It used to be that the most expensive electricity was between noon and early afternoon as temperatures built and air conditioners turned on. Different regions would see varying mixes of this peak pricing based on climate, and heating/cooling technology.
Obviously, since the sun rises on its own schedule, and generates electricity as such – heavy solar volume regions like California have turned this daytime peak into an early evening price peak – or even paying other states to take the solar. The Midwest and Texas have long learned to deal with this coming from heavy overnight and wintertime wind power (Texas upgraded their power grid to do so). Globally, Australia and Germany are also experimenting with ways to manage heavy solar volumes.
All of these areas have seen local electricity pricing head toward Zero¢/kWh during high renewable generation/low demand windows. In this new report, we see that New England isn’t there yet, but we are seeing economic changes due to increased deployments of small scale, rooftop and ground mount, behind the meter, solar power.
In a report titled, “Solar Savings in New England“, analyst Synapse Energy Economics has looked at behind the meter (BTM) solar electricity generation and found that it saved New England electricity buyers well beyond $1.1 billion from 2014 through and including 2019. State by state the savings noted in the headline are, Massachusetts at $513 million; Connecticut $260 million; New Hampshire $83 million; Vermont $79 million, and Maine saving $68 million.
The $1.1 billion is wholesale market savings. They’re broken into load impacts providing ~$317 million in benefits, with price impacts saving ~$743 million. That means, people who installed their own electricity generation hardware lowered the grid’s cost of operations (including volume of electricity purchase) by $317 million, which led to a lower wholesale electricity price of $743 million. These two savings alone are worth approximately 11.9¢/kWh for the volume of solar electricity generated in the period (8,600 GWh).
The chart above shows a real week of electricity demand during a New England heat wave. The black lines represent the true electricity demand from the power grid the last week of July into August in 2019. The orange represents what actual electricity use was, including the onsite solar generation. That chunk of electricity between the orange and the black was worth about $10.7 million for the week.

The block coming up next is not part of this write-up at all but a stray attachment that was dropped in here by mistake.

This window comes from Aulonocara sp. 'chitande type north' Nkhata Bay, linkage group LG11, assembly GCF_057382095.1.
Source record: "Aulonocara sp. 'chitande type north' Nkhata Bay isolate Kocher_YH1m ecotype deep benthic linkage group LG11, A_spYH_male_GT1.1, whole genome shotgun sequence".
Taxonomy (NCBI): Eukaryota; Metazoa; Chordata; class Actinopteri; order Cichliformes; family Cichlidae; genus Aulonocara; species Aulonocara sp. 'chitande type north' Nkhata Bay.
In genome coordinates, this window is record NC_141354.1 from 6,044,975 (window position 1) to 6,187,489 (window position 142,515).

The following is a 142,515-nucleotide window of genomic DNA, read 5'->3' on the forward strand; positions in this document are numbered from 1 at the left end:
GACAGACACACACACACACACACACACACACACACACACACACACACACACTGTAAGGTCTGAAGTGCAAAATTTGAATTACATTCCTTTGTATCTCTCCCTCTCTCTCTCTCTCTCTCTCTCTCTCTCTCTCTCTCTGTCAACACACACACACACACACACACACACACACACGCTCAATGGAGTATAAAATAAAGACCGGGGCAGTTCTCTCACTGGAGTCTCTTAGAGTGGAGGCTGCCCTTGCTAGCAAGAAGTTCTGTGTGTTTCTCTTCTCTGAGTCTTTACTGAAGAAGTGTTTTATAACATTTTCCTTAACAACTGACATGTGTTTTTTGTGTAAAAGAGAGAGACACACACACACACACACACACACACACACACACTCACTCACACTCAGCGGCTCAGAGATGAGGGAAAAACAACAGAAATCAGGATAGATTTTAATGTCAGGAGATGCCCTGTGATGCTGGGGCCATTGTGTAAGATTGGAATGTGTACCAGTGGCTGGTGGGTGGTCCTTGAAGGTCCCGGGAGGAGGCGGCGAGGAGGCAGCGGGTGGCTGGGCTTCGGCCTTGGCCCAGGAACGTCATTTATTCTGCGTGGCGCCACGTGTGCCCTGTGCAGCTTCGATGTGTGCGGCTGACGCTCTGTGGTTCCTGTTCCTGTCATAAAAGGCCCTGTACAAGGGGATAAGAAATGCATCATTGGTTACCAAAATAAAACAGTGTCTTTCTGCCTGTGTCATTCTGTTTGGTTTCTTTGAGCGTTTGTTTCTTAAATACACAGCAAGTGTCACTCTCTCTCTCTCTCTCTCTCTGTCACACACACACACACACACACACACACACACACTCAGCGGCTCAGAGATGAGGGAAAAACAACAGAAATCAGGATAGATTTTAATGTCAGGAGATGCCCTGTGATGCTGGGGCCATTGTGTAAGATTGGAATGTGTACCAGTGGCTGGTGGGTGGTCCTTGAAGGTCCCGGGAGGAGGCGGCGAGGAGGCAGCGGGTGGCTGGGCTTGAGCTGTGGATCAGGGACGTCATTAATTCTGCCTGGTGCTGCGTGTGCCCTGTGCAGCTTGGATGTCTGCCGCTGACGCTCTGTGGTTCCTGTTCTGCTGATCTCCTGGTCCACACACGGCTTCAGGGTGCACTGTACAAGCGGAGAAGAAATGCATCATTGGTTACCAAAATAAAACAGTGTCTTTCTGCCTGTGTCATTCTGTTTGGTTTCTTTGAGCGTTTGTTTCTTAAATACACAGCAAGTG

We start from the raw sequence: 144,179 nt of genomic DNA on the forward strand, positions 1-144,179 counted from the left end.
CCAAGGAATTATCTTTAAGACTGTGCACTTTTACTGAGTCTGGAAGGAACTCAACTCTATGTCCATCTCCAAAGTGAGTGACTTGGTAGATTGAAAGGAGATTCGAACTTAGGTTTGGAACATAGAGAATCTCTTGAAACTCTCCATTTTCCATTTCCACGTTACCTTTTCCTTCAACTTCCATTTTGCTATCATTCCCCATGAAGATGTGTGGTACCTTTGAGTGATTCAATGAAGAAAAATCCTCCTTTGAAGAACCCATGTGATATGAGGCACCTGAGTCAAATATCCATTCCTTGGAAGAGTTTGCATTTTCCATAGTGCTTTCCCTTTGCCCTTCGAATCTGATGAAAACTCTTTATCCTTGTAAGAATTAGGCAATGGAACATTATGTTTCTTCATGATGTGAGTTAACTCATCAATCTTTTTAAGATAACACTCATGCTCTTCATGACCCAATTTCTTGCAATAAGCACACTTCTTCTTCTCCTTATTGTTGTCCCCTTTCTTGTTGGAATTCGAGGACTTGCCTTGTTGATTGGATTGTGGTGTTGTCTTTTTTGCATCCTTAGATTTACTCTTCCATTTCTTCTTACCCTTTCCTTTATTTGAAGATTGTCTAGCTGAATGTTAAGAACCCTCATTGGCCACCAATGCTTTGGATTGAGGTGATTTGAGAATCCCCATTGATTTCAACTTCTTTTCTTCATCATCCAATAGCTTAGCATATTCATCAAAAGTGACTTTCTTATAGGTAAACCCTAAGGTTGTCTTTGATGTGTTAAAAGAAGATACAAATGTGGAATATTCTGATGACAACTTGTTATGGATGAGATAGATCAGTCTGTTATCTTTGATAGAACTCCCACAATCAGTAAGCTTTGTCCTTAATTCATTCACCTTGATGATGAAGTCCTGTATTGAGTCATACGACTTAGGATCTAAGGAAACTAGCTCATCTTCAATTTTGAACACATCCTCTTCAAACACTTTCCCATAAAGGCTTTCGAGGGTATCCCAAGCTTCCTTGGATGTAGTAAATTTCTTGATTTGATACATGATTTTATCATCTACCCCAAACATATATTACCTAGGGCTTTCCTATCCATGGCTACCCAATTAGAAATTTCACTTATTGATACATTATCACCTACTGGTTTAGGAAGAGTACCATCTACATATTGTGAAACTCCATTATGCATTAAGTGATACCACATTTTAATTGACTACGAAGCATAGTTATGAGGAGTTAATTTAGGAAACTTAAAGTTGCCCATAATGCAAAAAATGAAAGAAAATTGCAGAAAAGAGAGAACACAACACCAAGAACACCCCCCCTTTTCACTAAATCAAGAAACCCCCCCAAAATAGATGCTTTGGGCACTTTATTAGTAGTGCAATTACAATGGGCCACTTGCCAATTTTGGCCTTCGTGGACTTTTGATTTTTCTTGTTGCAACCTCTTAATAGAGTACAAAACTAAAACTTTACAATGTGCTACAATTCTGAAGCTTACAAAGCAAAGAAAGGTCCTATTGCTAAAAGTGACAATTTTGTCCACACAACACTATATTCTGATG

The prior year, during a six day heatwave from July 1 – 7, 2018 the wholesale electricity markets of New York and New England saved approximately $29.9 million. Specifically, on Tuesday July 3, New England and New York combined to save $6.7 million.
The region is saving from energy storage as well. As far back as 2018 Vermont has been saving on statewide demand charges – when during the summer of 2018 their small network of large and small Tesla energy storage hardware had saved the utility ratepayers $500,000. And as of August in 2020, this now growing network has saved ratepayers greater than $3 million in just this year.
This lowering of peak demand is also lowering capacity needs – and capacity is measured in specific costs. The analysts that ratepayers throughout New England in 2019 saved about $1.75 per kilowatt-month, or about 1.6¢/kWh. And going forward, New England sees solar and efficiency further lowering the overall amount of electricity needed, which will further lower grid costs in the future.
Do note, all items above here have been saving directly noted as part of the electricity power grid. Things we pay for directly from our checking accounts. The following savings are based on governments guidelines of health and climate, which we pay for via our lungs and our lifestyles.
Per the U.S. Environmental Protection Agency this solar avoided 4.6 million metric tons of CO2 in 2014 through 2019, plus millions of pounds of sulfur dioxide, nitrogen oxides, and particulate matter. From an emission standpoint, the CO2 offset by this solar is worth anywhere from $515 million to almost $2 billion. In terms of criteria pollutants – $87 million in public health benefits accrued to the whole of New England (again, not just those who installed the solar).
Overall, when we combine savings from the wholesale electricity market, lowered needs for backup generation capacity, air pollutants that directly harm human health and estimates of the damage CO2 emissions might create – we find somewhere between $3.2 and $1.76 billion in the year 2014 through and including 2019. These savings don’t accrue to the solar power owners, but these benefits go to the nearly 15 million people that live within the New England Independent System Operator.
These values are probably similar to the amount of incentives that have been spent in the region for solar power. Looks like solar is doing its fair share.